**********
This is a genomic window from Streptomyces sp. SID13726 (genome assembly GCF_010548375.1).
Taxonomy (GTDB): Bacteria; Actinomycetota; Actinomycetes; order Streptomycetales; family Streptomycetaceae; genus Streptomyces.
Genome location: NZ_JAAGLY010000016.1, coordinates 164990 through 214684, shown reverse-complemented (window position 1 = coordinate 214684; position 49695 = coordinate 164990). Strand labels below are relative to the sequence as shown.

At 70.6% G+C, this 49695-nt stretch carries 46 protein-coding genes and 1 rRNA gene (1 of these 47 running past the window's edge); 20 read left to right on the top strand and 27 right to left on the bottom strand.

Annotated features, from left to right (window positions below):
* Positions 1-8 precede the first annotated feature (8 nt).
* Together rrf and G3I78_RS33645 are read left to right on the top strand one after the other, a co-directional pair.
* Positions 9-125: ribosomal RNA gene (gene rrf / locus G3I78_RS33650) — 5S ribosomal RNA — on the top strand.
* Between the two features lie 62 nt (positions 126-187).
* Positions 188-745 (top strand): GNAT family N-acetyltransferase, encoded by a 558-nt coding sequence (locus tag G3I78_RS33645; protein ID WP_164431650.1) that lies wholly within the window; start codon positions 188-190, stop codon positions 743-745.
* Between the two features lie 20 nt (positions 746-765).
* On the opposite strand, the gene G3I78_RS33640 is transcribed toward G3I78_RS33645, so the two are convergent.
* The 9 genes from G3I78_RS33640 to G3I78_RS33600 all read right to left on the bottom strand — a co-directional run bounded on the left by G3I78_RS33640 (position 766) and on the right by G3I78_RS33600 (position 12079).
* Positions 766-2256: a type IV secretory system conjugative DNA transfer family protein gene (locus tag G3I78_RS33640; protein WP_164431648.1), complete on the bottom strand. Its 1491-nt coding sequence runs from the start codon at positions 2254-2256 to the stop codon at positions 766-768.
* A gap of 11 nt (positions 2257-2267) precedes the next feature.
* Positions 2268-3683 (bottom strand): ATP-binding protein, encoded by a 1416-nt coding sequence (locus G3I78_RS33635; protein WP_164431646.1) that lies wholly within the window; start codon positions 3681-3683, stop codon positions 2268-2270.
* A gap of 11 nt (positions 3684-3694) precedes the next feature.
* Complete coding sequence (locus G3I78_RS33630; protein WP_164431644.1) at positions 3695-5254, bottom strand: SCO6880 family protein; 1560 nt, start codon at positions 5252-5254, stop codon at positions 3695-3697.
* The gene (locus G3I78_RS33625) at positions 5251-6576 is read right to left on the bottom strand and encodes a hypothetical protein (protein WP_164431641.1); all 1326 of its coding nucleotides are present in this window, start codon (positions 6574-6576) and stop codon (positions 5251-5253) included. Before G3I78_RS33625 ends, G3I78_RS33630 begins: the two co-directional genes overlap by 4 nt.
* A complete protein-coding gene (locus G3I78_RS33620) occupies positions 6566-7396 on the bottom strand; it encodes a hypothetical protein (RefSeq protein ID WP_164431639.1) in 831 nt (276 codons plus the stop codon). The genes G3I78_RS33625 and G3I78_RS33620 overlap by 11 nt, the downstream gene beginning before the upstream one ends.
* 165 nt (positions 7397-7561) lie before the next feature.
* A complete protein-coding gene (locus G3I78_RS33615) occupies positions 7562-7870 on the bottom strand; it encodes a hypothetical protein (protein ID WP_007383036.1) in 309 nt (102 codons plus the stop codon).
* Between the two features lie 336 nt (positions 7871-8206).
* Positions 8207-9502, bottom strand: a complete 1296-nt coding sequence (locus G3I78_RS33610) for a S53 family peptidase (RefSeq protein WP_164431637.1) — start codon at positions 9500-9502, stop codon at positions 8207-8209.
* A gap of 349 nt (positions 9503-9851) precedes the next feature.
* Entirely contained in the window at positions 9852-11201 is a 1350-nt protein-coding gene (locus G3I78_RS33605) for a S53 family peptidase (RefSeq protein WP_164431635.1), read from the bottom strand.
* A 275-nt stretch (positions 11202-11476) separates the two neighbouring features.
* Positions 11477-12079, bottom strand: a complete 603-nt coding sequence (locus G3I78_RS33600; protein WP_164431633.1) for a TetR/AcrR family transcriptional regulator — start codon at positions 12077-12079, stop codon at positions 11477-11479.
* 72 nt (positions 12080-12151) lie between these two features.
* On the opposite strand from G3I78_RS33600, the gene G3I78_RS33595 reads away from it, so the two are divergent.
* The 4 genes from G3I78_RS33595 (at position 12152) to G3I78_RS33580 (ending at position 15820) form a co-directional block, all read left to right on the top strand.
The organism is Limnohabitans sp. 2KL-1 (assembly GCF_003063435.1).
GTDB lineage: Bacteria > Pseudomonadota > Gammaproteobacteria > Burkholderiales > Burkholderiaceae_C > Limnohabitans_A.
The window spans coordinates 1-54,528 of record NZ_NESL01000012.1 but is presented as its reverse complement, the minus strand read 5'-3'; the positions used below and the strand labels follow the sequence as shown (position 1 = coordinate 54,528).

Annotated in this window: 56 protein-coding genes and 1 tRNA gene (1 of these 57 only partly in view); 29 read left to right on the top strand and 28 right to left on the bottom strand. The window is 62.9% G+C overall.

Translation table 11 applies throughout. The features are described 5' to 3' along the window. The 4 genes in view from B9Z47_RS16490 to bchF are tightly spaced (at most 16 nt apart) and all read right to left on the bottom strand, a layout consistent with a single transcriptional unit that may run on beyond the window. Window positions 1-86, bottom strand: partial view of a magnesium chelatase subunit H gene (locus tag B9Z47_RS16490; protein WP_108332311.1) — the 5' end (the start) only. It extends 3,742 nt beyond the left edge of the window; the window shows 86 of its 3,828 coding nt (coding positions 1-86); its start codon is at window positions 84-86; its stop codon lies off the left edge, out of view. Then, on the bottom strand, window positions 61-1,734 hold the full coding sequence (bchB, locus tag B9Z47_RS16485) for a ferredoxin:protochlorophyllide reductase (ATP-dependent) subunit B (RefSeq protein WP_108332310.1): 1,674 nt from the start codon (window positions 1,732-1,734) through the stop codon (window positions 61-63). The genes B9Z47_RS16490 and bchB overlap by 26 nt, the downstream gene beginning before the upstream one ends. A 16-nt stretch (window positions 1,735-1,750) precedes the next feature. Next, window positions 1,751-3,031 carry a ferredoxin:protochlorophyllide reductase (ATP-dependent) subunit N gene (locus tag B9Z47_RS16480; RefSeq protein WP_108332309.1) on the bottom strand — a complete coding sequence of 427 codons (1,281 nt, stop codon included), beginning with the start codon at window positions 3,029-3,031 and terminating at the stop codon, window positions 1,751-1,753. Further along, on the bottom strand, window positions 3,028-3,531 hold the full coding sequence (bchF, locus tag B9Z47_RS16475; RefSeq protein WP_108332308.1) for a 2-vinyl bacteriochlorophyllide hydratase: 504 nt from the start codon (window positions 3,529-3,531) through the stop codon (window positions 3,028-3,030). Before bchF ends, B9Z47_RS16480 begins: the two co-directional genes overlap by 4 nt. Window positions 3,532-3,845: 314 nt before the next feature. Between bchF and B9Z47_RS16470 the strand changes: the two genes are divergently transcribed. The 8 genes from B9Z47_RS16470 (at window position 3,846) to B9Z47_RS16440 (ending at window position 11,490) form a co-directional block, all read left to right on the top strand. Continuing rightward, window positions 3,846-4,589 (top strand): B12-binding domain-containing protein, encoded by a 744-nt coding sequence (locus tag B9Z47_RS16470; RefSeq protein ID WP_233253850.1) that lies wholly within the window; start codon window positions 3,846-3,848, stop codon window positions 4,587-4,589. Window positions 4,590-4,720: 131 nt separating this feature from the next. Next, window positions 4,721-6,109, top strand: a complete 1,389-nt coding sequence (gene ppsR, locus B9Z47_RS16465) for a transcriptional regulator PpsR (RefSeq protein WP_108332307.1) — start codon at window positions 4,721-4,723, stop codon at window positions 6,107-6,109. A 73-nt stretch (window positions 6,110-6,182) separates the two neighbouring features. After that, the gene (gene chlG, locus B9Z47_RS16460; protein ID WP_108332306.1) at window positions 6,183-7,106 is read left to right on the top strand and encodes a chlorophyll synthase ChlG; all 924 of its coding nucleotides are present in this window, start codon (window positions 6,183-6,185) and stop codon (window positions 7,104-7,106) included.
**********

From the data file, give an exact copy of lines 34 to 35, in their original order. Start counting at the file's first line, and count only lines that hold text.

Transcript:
The window spans coordinates 1-54,528 of record NZ_NESL01000012.1 but is presented as its reverse complement, the minus strand read 5'-3'; the positions used below and the strand labels follow the sequence as shown (position 1 = coordinate 54,528).

Annotated in this window: 56 protein-coding genes and 1 tRNA gene (1 of these 57 only partly in view); 29 read left to right on the top strand and 28 right to left on the bottom strand. The window is 62.9% G+C overall.